Review: Batman Beyond #1

Batman Beyond #1

Written by Adam Beechen

Art by Ryan Benjamin

My first thought reading this issue is that maybe I should have checked out the miniseries that came out a few months ago, but rather then be justified in that we instead get a solid number one issue. I mean, sure, if you’ve never heard of Batman Beyond you’re going to be completely lost, but why would you be reading this book then? Heck, how could you have not heard of Batman Beyond, one of the great Paul Dini and Bruce Timm cartoons that made up the DCAU? If you haven’t seen it then chances are you owe it to yourself to go hit up wherever you get your DVDs and get the three season cartoon. Get it, watch it, love it….and then read this issue.

Because this issue drops you right back into the world of Batman Beyond, and despite having not red the preceding miniseries, I feel like I haven’t missed a beat. I mean, I’m assuming that this fits in after the show, and I also imagine that everything is relatively canon too. We get to see Terry beat on some bad guys, make a little time with Dana, and then dodge out with a lame excuse as soon as Bruce calls and tells him it’s Batman time. It’s just like the show, and I have to give props to Adam Beechen for giving it that feeling. Sure, it’s not perfect, but it’s got my nostalgia going in all the right ways.

Not only are we dropped back into the life of Terry McGinnis, but the world of Batman Beyond as well. And by that, I mean it’s the first issue and the Justice League is already making appearances…..which makes me wonder about Warhawk, since in the DCAU he was the son of John Stewart and Hawkgirl. Ah, memories. We’re treated to a bit of the supporting cast in this issue; Bruce, Dane, Terry’s mom and little brother, and yes, Ace the Bat Hound. Admittedly with only a standard length issue, and with Beechen trying to push a freshly created villain, there wasn’t much time to do much with any of them, but it’s nice to see everyone show up. Just like in the show, sometimes a name brand character shows up for five minutes to establish that they still exist. It works. Plus, it creates excuses for Terry’s actions and the direction he goes in, especially given how the issue works.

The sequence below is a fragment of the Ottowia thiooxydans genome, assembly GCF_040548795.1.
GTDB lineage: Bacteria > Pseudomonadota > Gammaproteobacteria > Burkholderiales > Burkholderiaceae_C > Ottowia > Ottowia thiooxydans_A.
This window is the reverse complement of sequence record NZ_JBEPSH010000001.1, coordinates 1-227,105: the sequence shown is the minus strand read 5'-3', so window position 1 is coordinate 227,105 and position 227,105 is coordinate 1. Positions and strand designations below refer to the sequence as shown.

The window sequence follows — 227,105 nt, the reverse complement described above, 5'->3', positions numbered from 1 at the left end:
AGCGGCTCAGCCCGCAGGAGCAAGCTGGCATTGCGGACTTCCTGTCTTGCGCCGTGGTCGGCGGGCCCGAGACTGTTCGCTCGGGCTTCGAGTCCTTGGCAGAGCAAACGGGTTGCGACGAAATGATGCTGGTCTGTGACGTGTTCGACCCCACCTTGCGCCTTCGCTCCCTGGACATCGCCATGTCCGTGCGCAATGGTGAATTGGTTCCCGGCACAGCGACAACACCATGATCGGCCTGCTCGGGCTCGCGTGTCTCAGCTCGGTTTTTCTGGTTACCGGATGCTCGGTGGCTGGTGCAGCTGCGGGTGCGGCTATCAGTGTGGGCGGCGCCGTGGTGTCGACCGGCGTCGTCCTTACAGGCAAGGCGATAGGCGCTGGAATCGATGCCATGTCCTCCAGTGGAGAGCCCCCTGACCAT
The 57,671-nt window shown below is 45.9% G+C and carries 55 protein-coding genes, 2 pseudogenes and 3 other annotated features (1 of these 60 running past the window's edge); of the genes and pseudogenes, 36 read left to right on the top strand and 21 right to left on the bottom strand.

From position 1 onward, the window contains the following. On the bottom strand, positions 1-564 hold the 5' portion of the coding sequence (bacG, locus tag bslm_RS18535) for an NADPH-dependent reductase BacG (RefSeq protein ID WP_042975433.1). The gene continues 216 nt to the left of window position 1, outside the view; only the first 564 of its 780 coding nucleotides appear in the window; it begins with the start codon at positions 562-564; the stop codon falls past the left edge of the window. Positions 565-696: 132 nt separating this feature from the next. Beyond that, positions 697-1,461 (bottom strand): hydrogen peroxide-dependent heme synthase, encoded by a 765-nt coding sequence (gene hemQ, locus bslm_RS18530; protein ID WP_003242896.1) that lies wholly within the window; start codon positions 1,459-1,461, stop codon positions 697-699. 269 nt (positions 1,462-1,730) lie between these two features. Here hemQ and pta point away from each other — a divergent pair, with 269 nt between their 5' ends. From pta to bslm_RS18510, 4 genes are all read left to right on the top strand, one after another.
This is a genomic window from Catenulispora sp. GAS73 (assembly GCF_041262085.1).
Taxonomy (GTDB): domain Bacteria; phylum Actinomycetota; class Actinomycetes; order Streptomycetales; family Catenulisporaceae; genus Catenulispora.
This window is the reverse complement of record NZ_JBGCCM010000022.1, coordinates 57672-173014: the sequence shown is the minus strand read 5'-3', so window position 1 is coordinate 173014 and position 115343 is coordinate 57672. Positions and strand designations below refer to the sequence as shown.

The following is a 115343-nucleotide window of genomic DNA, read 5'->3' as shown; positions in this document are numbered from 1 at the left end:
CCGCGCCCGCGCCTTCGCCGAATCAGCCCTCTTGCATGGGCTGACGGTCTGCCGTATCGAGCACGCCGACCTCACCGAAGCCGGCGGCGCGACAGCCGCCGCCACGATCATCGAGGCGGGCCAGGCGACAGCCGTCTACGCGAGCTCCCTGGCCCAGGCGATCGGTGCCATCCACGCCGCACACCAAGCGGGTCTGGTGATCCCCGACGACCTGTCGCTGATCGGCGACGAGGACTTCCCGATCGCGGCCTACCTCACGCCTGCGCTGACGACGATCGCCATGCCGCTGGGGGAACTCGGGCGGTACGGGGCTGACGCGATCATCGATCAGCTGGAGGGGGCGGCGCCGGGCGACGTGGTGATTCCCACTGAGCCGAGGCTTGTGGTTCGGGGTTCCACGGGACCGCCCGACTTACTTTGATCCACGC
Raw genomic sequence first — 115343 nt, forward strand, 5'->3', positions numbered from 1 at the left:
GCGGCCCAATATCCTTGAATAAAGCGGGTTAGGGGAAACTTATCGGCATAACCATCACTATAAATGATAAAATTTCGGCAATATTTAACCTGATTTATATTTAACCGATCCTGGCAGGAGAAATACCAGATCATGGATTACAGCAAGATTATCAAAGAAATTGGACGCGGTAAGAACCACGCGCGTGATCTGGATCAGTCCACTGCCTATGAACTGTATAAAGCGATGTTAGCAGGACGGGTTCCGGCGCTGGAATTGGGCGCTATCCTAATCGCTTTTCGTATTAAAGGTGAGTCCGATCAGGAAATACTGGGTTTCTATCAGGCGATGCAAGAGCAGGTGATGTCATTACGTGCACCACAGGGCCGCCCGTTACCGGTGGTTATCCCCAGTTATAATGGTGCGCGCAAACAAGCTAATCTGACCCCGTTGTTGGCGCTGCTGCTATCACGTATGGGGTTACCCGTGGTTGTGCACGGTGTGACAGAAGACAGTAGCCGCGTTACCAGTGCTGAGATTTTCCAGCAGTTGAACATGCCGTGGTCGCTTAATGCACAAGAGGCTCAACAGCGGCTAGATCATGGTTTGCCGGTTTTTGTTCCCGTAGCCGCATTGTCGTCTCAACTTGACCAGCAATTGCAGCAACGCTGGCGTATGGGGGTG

The new villain created for this arc has a pretty original powerset, though when I first saw the object taken I was a bit surprised at how thing went. I mean, he takes a weapon once used by a Flash Rogue, internalizes it, and then gains abilities that said Rogue never had. I like it, he’s a threat despite his characterization showing a regretful man who has nothing to lose but still didn’t plan on what he wound up with. The momentary insanity that leads you down a rabbit hole you just want out of, the sympathetic super villain. It’s just unfortunate that I foresee everyone but Batman not caring that he doesn’t want to hurt anyone, or even have these abilities.

I like the art and the book maintains the futuristic tone that one would expect from Batman Beyond, which is nice and all, but I have a complaint. Why is Terry asian? Why are his mom and brother asian? Why is the majority of the Justice League asian? Seriously, there are enough characters distinctly white in this book that I shouldn’t be asking this question, and no, before you even think it, this is not racially motivated. Terry McGinnis is the son of a white couple (and even with the origin given to him in the Epilogue episode of JLU, it remains two white people), so why does he have distinctly asian features (not just skin tone)? There are a grand total of three characters in this issue that I would look the other way on this about; Dana, Green Lantern, and the newly created bad guy. So the fact that everyone seems to have this issue is just a big gripe for me, and really just because…well, it looks weird. Like Batman Beyond Hong Kong.

But artistic gripe aside, I enjoyed this issue. By no means perfect, and if your’e a Batman Beyond rookie you probably won’t have the worlds easiest time getting started, but it’s worth it. The show is awesome, and this book could be too. If the creators can keep the tone of this book in line with the show, like they did in this issue, it will have no trouble remaining consistently entertaining. Now I’m just hoping that the second issue can bring enough to the table to make this book get really good.



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